"A Passel of Hate" rates 5 stars, hands down in my opinion. What better combination than Historical Fiction and an excellent story following characters that you'll grow to love and hate as the sad but (generally) true tale progresses toward its fated end. I absolutely loved this book, and I think the first thing I'll do, now that I've finished it, is to read it again. Following the lives of early Americans struggling to raise families in a largely untamed land that's become all the worse for a rebellion that splits friends and family down the lines of Whigs and Tories, who occasionally have enough sense in their heads to ally themselves against the common enemies of dishonorable men and Cherokee raids largely supported by English advisers and supporters. The Pro's - excellent story, very well told, and though it is fiction, I love the fact that you can see the dirt and grit on the faces of the men and women living these stories, and know that their lives are not dissimilar to the lives of their real-life counterparts in the late 1700's. The plot develops very well, and the characters become so human that you'll likely be as torn as they were themselves when killing their own neighbors, friends, and occasionally family because of hasty decisions that they were often forced into making to begin with. The Con's - I would have liked to have known a bit more about the real history behind this story, but even this is somewhat of a mixed con because I'm now motivated to look into the matter myself, which is one of the reasons I love reading historical fiction. My only other complaint is that I now have to wait until Mr. Epley writes his next historical fiction. Seriously, it was that good. Thanks for the great read!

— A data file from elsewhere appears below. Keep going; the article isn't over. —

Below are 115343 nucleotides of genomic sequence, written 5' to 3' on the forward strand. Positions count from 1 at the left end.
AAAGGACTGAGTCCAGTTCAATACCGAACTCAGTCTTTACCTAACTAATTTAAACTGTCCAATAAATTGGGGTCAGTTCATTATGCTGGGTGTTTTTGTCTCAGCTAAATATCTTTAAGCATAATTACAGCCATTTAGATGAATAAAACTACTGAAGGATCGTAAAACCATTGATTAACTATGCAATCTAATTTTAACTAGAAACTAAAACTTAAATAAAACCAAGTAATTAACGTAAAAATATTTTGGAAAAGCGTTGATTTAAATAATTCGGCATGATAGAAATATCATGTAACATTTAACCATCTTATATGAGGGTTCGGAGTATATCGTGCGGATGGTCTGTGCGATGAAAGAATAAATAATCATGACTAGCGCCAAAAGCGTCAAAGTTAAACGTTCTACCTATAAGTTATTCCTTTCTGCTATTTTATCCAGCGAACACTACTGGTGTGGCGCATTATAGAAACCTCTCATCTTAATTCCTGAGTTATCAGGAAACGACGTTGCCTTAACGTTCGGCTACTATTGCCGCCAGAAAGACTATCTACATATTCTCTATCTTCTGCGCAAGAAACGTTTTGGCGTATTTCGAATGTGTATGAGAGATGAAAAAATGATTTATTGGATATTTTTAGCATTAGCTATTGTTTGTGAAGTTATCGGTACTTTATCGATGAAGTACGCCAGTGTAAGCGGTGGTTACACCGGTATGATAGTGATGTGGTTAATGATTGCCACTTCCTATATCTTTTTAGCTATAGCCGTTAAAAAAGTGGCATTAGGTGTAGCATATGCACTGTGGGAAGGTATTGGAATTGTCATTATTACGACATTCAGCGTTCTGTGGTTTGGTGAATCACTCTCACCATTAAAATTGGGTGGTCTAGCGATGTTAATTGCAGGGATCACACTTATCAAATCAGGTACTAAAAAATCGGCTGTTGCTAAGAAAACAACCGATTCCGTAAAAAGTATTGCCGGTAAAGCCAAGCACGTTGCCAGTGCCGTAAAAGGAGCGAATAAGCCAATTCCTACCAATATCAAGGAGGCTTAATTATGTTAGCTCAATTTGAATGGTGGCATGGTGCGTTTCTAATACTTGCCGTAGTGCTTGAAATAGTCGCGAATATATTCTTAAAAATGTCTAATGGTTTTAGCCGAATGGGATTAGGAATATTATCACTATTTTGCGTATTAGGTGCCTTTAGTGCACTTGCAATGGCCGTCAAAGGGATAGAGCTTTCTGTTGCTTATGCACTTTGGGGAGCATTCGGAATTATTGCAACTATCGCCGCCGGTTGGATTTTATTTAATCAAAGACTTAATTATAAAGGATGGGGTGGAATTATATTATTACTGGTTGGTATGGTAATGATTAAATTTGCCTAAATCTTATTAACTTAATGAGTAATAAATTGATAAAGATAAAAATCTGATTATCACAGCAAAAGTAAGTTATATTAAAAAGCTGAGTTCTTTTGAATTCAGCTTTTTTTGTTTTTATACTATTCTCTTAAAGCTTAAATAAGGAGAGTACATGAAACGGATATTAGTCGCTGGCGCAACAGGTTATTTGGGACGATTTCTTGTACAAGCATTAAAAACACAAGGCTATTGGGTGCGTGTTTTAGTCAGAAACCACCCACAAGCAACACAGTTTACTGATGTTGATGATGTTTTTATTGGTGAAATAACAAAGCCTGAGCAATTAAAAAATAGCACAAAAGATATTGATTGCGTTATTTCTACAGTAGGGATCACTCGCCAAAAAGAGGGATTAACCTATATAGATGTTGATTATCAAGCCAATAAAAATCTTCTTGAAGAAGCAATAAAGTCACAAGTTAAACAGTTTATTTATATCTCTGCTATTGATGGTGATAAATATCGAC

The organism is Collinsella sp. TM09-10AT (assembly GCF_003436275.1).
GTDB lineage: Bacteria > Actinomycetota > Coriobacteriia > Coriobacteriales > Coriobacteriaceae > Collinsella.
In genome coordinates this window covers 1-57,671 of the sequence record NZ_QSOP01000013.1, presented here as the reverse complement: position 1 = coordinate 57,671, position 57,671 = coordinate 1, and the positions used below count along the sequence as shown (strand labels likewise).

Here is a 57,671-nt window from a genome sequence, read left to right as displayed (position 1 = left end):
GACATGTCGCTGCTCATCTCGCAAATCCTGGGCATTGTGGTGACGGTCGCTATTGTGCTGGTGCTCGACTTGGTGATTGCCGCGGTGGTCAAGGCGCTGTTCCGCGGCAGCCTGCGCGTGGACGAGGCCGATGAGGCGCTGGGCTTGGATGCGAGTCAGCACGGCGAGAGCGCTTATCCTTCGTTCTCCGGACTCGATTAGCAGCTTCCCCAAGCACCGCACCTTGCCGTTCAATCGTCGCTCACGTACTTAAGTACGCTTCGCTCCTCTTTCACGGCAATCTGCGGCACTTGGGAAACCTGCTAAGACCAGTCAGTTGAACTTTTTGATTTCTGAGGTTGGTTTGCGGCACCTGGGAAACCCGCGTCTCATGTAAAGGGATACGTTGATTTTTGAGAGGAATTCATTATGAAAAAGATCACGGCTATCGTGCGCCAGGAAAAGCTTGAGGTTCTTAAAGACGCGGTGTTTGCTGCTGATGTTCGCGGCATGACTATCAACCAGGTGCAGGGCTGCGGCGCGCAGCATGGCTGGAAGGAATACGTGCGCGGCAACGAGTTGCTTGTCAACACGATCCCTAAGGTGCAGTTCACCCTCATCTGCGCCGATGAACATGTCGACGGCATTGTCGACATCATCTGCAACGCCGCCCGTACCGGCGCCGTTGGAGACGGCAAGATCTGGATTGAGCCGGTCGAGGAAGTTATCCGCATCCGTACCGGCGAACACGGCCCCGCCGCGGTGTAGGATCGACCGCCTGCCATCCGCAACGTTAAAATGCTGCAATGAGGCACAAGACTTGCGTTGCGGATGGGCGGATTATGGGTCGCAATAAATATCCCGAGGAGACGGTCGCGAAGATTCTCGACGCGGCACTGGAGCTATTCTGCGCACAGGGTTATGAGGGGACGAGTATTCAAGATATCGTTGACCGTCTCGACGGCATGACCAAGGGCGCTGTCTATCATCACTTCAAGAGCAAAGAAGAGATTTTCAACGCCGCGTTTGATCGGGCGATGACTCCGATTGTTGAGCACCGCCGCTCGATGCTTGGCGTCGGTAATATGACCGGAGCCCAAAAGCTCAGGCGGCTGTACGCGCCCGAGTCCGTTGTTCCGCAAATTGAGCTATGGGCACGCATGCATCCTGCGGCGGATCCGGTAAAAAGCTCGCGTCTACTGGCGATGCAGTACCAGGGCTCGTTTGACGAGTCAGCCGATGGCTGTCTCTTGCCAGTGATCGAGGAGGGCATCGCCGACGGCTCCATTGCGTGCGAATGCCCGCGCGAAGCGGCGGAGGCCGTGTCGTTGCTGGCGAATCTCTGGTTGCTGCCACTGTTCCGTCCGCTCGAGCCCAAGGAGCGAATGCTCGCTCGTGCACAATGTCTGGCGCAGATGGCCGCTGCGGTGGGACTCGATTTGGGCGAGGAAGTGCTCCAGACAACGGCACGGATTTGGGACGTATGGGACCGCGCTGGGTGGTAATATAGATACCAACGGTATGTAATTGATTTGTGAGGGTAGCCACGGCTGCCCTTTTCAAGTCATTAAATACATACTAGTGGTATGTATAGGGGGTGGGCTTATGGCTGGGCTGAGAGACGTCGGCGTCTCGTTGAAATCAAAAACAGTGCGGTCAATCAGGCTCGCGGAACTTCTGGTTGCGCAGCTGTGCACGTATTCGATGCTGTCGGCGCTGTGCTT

The detail and the description of relationships and events in Passel of Hate are absolutely powerful. This is a magnificent book by an author who clearly did a significant amount of research. "Page turner" is an overused phrase, but it's true in this case. I couldn't wait to get to the next episode. If you want to read a fine book that has the potential to be a fine movie, this is one to consider.